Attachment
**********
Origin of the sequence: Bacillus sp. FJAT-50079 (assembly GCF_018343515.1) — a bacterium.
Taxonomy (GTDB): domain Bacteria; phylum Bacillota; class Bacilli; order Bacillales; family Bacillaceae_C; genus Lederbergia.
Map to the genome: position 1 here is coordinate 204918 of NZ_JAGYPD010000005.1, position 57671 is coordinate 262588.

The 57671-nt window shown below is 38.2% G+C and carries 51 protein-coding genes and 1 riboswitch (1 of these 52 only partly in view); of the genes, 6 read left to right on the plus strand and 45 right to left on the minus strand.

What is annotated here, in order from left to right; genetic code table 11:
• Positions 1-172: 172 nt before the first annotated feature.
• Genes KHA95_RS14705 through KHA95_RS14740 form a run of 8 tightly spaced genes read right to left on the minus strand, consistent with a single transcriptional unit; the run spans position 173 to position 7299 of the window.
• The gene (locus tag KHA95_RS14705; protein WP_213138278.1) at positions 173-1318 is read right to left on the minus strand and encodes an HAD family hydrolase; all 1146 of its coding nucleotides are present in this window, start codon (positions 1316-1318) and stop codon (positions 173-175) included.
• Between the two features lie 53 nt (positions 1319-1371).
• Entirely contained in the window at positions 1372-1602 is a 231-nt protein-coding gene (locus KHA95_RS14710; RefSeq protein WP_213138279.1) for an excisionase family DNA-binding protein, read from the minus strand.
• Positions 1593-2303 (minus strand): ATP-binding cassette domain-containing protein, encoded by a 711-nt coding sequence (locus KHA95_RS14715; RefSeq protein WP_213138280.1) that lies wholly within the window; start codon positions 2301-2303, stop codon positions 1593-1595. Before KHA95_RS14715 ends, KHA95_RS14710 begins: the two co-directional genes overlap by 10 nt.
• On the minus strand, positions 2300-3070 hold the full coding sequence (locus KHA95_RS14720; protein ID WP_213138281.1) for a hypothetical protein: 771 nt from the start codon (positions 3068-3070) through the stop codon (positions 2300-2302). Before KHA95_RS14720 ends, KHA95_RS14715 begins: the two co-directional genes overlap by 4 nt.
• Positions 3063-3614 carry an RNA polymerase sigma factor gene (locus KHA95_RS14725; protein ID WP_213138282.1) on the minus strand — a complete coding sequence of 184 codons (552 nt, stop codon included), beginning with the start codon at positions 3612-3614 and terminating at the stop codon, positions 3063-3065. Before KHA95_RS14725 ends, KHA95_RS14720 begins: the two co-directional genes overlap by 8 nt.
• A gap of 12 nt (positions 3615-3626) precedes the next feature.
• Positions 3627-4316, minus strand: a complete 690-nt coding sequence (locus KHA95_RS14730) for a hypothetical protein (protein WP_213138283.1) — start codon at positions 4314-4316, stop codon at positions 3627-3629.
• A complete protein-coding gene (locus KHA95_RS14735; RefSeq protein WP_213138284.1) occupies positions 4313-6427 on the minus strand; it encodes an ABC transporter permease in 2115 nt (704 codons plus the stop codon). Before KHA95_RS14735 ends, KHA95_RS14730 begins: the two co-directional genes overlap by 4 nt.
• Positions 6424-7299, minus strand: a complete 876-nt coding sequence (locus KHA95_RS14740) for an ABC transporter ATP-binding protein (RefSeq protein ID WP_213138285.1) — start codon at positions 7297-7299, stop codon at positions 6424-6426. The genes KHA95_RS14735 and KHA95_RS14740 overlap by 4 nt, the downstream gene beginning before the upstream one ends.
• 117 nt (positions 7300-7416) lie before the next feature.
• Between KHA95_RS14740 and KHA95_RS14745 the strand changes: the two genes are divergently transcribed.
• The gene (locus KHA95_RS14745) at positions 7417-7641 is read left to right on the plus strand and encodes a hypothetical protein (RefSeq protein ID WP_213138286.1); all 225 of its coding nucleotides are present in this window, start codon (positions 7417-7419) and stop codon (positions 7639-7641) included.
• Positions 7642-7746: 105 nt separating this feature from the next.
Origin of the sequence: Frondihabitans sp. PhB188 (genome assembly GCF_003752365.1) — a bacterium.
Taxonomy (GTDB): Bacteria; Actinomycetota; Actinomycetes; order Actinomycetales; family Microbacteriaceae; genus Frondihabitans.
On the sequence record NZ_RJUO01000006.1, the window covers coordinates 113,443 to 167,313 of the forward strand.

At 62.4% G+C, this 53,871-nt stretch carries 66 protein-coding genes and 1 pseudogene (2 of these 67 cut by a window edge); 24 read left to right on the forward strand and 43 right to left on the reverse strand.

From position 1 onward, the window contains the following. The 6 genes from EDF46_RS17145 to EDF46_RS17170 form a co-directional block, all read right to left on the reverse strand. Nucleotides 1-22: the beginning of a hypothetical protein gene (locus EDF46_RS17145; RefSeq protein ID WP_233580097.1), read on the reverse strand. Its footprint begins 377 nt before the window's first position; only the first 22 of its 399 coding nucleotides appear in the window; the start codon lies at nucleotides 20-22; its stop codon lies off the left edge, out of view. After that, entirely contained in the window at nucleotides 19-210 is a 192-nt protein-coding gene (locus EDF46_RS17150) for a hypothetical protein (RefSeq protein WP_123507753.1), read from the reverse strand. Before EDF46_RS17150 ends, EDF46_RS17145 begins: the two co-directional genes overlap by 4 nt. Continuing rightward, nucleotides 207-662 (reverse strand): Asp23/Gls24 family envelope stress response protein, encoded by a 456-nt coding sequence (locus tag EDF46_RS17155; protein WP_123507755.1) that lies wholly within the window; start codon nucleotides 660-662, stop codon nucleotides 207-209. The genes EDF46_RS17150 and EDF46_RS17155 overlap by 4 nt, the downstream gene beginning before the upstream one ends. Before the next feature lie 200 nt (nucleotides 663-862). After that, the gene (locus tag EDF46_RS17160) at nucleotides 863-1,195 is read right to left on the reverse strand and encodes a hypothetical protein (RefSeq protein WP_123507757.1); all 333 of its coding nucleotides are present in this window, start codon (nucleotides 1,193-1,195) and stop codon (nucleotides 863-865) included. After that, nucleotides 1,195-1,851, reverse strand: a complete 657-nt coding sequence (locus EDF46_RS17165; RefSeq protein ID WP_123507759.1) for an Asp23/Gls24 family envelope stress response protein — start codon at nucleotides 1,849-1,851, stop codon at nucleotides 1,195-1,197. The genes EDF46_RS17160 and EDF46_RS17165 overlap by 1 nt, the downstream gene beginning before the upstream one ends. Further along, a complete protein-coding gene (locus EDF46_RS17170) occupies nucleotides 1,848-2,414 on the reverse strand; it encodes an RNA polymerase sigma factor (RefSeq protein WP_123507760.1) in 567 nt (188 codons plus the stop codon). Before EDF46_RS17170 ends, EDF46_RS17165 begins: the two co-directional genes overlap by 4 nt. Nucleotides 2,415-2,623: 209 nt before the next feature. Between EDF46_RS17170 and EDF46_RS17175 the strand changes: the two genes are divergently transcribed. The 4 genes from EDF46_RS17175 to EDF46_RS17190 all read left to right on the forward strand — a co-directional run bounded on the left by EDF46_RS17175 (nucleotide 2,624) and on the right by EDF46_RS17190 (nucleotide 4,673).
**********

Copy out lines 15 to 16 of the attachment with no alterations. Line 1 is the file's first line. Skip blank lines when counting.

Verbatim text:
• Positions 3627-4316, minus strand: a complete 690-nt coding sequence (locus KHA95_RS14730) for a hypothetical protein (protein WP_213138283.1) — start codon at positions 4314-4316, stop codon at positions 3627-3629.
• A complete protein-coding gene (locus KHA95_RS14735; RefSeq protein WP_213138284.1) occupies positions 4313-6427 on the minus strand; it encodes an ABC transporter permease in 2115 nt (704 codons plus the stop codon). Before KHA95_RS14735 ends, KHA95_RS14730 begins: the two co-directional genes overlap by 4 nt.